Fremont is a large city geographically with an impressive industrial base. With a culturally-diverse population of about 240,000, it is the fourth most populous city in the Bay Area. The city boasts 1,200 high tech, life science, and clean technology firms. Tesla, the largest employer with more than 10,000 workers, has proved to be a high-profile catalyst for the city’s growth.
What does a day in the life of a city executive look like? In a typical day, Briggs switches rapidly among the array of topics associated with economic development. “We're the sales and marketing arm of the city. Pre-COVID, we were out meeting with businesses or at events pitching the city in sales mode,” she says.
Briggs enjoys bridging two diverse worlds. “I love being that interface between the private sector and the public sector,” she says. “It's there that a translation is often needed, to get those two worlds understanding or being on the same page about something.”
“Collaborative is a perfect word to describe her approach whether it’s with a community stakeholder or external partner,” says Greg Matter, Managing Director of JLL . “Christina is a great listener and brings a pragmatic approach to economic development. She also has the unique ability to balance the aspirational objectives of a community with the realities of the marketplace.”
Since the onset of the pandemic, Briggs and her team are sustaining economic development and fundamental interactions virtually. She relates that 2020 has been one stream of emergencies after another. First came the pandemic, followed by civil unrest which created difficult conversations about equity, policing, and race. And then . . . wildfires.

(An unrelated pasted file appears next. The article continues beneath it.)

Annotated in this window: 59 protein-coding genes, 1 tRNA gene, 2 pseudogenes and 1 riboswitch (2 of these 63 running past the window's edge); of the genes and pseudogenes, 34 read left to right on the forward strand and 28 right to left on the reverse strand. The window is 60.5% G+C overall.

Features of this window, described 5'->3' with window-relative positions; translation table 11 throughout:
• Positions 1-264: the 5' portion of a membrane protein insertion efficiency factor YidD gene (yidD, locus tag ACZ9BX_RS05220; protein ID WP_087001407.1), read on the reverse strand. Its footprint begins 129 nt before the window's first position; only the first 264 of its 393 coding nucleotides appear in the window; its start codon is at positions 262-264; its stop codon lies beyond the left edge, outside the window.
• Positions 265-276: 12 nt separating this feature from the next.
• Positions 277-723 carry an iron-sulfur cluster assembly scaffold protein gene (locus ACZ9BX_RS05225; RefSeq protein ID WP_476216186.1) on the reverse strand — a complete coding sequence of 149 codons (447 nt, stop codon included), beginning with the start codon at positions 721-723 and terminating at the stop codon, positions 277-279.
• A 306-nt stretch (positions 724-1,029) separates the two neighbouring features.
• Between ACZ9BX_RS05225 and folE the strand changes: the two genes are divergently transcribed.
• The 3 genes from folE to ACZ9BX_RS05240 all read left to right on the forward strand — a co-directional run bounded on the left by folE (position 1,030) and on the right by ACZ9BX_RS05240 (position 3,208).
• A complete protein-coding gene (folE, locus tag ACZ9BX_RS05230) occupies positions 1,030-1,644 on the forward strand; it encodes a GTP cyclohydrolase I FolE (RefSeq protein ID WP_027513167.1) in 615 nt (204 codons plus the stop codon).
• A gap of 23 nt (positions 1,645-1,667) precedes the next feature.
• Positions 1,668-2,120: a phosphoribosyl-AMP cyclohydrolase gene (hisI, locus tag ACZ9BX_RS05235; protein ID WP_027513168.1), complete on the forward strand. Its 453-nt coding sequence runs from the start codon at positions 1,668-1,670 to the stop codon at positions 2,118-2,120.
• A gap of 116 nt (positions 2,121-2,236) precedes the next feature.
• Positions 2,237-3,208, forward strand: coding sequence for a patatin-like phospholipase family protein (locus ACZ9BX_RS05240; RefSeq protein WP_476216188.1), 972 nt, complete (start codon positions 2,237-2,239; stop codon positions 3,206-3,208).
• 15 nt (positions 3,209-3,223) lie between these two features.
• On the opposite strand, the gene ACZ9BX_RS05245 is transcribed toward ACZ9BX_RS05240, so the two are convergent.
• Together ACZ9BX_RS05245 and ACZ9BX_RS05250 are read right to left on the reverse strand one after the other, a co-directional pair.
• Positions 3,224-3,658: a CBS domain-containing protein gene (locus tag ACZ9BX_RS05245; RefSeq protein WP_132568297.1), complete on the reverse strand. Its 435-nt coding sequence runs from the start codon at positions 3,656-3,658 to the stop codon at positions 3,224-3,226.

“It has really tested the resiliency of our teams,” she says. “It's been relentless for seven months straight and yet I feel very proud of our team and what we've accomplished.”
Briggs will soon complete her term as chair of Joint Venture’s Silicon Valley Economic Development Alliance (SVEDA), a consortium of 25 city and county economic development professionals who bring together public and private resources to ensure the success of regional businesses.
She first became involved more than 10 years ago.
“Ten years later, I still rely on SVEDA for the wealth of information, the sharing of best practices, the support system, and engagement with other economic development professionals,” she says. “I have a fierce commitment to Joint Venture for its leadership in the region and on policy issues that are pressing for Fremont and for everywhere else too.”
Briggs thinks people might be surprised to know the range of offerings that Joint Venture provides on policy topics, research, sustainability, and the wireless initiative. “It's so much more comprehensive than most people realize and it’s the leading think tank in our region.”
Briggs uses the Silicon Valley Index as a tool all year long. “We talk to many different audiences and that data is very helpful for us in telling that story. When we present to our city council we rely on the Index data to formulate those policies and present them.”
“Christina’s thoughtfulness comes through in everything she does,” says Kelly Kline, chief economic development and land use officer in Mayor Sam Liccardo’s office. “She is studied and synthesizes everything that’s important and a trusted advisor in all circles with a high emotional IQ and intense environmental awareness.”
What’s next as the region looks beyond the pandemic? “We have been through some pivotal moments and have been through serious experiences that I do think are going to reshape how certain things function and maybe that's for the better,” Briggs says.
“Industries and government are innovating and moving fast. That means we must adapt and embrace long-term planning. Even though we can’t convene and be together, we can take a long-term view intentionally, and I think in this case, it's actually a really healthy thing.”
5 Things to know about Christina Briggs
- Fluent in French
- Santa Clara County native
- Loves to cook
- Passionate about soccer
- Met her husband in middle school